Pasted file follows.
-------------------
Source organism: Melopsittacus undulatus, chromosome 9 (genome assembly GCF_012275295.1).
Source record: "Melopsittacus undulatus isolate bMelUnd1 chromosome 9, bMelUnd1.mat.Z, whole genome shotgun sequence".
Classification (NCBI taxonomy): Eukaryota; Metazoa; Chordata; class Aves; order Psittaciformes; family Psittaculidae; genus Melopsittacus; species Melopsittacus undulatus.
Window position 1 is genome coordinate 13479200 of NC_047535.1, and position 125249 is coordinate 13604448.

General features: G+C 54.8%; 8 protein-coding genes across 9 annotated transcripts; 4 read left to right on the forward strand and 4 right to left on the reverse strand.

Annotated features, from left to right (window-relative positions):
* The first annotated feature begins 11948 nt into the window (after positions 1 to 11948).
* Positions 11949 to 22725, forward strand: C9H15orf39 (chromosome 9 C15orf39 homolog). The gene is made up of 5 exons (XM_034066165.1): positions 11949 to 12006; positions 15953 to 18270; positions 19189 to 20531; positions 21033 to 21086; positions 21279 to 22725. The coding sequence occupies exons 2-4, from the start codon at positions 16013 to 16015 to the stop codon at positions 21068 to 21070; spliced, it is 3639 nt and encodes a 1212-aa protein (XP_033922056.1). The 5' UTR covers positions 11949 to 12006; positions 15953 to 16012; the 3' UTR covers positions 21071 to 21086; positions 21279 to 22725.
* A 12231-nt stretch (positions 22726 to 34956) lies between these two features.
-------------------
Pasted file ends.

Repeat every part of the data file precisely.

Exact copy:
Source organism: Melopsittacus undulatus, chromosome 9 (genome assembly GCF_012275295.1).
Source record: "Melopsittacus undulatus isolate bMelUnd1 chromosome 9, bMelUnd1.mat.Z, whole genome shotgun sequence".
Classification (NCBI taxonomy): Eukaryota; Metazoa; Chordata; class Aves; order Psittaciformes; family Psittaculidae; genus Melopsittacus; species Melopsittacus undulatus.
Window position 1 is genome coordinate 13479200 of NC_047535.1, and position 125249 is coordinate 13604448.

General features: G+C 54.8%; 8 protein-coding genes across 9 annotated transcripts; 4 read left to right on the forward strand and 4 right to left on the reverse strand.

Annotated features, from left to right (window-relative positions):
* The first annotated feature begins 11948 nt into the window (after positions 1 to 11948).
* Positions 11949 to 22725, forward strand: C9H15orf39 (chromosome 9 C15orf39 homolog). The gene is made up of 5 exons (XM_034066165.1): positions 11949 to 12006; positions 15953 to 18270; positions 19189 to 20531; positions 21033 to 21086; positions 21279 to 22725. The coding sequence occupies exons 2-4, from the start codon at positions 16013 to 16015 to the stop codon at positions 21068 to 21070; spliced, it is 3639 nt and encodes a 1212-aa protein (XP_033922056.1). The 5' UTR covers positions 11949 to 12006; positions 15953 to 16012; the 3' UTR covers positions 21071 to 21086; positions 21279 to 22725.
* A 12231-nt stretch (positions 22726 to 34956) lies between these two features.